While similarities make us feel comfortable, differences make us a little wary. When we see people as part of an outgroup, we are less likely to trust and more likely to judge any negative act as typical of their character and to attribute any positive actions as “the exceptional case.”
3. We distrust those whose behavior deviates from “appropriate”
We all have a tendency to make judgments about another person’s integrity and trustworthiness based on our ideas of appropriate behavior. This shows up in lie detection when we believe that we know how we’d act if we were telling the truth – and that other truthful people would/should behave the same way. In reality, there is no universal behavior that signals deception or honesty. People are individuals with their own unique set of “appropriate” behaviors.
4. We judge a book by its cover
Unfair though it may be, and even if we proclaim otherwise, we judge people by their appearance. And we automatically assign favorable traits to good-looking people, finding them to be more likeable, competent, and honest than unattractive people.
5. We prefer people who sit right
Daniel Casasanto, a psychologist at the New School for Social Research, found that right-handed people associate right with good and left with bad, and that left-handers make the reverse associations. His research also demonstrated that we are actually biased in favor objects and people located on our preferred side. So, if you are right-handed, when someone sits to your right, you may be inclined to view his/her opinions more favorably.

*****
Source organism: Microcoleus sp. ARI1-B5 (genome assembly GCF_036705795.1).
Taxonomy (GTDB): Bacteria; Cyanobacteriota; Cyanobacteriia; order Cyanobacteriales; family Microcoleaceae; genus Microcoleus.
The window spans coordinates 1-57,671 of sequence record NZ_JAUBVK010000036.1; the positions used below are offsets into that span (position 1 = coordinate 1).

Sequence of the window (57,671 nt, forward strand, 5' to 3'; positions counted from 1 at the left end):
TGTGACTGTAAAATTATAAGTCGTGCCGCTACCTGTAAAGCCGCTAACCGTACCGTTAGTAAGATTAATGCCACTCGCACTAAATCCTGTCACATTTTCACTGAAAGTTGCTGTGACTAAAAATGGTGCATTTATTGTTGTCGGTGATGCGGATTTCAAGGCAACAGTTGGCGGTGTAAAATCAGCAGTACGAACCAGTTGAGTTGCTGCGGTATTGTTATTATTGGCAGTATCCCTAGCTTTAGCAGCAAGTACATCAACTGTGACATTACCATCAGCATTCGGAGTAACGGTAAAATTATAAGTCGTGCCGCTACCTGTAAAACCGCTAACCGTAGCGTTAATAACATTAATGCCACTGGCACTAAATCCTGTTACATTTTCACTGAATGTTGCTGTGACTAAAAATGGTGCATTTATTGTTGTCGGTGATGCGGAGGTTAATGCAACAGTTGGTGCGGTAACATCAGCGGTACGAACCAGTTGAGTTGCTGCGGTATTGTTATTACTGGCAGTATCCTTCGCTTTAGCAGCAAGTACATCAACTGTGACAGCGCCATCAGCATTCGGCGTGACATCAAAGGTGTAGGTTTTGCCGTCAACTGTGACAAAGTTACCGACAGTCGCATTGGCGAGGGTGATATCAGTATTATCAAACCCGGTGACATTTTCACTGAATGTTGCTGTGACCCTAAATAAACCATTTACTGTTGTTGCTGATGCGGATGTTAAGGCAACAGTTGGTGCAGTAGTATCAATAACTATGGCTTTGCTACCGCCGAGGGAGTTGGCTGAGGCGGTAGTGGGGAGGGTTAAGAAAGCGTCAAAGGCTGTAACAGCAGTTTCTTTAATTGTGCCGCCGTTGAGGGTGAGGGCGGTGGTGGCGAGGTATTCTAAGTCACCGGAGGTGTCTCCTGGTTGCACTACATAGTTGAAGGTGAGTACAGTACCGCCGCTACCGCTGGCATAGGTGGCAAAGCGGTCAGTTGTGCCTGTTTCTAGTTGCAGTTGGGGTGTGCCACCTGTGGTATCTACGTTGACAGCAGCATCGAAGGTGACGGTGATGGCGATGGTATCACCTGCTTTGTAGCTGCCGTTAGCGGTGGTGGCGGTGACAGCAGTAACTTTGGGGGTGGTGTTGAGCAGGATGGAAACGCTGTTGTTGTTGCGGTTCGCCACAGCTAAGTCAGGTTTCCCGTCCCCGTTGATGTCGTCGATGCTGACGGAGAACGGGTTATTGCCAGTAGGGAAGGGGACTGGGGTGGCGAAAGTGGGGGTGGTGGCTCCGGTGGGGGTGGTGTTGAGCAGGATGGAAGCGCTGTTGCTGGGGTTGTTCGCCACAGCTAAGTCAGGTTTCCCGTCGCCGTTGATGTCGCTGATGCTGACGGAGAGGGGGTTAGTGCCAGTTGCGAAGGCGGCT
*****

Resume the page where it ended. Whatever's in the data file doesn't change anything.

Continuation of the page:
6. Our expectations highjack our ability to be objective
There is a magician’s trick called the “Vanishing Ball Illusion,” in which a ball tossed in the air seems to disappear – but in reality is never actually thrown. The trick depends on the magician’s skill in creating such a strong expectation of the throw that the audience actually hallucinates having seen it. The trick works because we are psychologically programmed to see what we expect to see.
Which is exactly how biases highjack our ability to judge trustworthiness. Whenever we meet new people, our brain automatically and immediately begins to categorize them in some way – male or female, same or different, friend or foe – in order to predict what is likely to happen next. In those first seconds, we unconsciously decide whether or not to trust. Once we are convinced that someone is or is not to be trusted, we will go through all sorts of mental gymnastics to reinforce that initial judgment.
The first step to making better decisions about whom to trust is to realize that we are all biased. Biases result from the mental shortcuts that our brains revert to when facing otherwise overwhelming information-processing demands. The process of deciding whether or not to trust others depends on the category we’ve instantly and unconsciously assigned them to – and our past experiences with people from that group. While these mental shortcuts work reasonably well most of the time, they also leave us vulnerable to a variety of judgment traps. This is especially true when it comes to trust.
“Opinion pieces of this sort published on RISE Networks are those of the original authors and do not in anyway represent the thoughts, beliefs and ideas of RISE Networks.”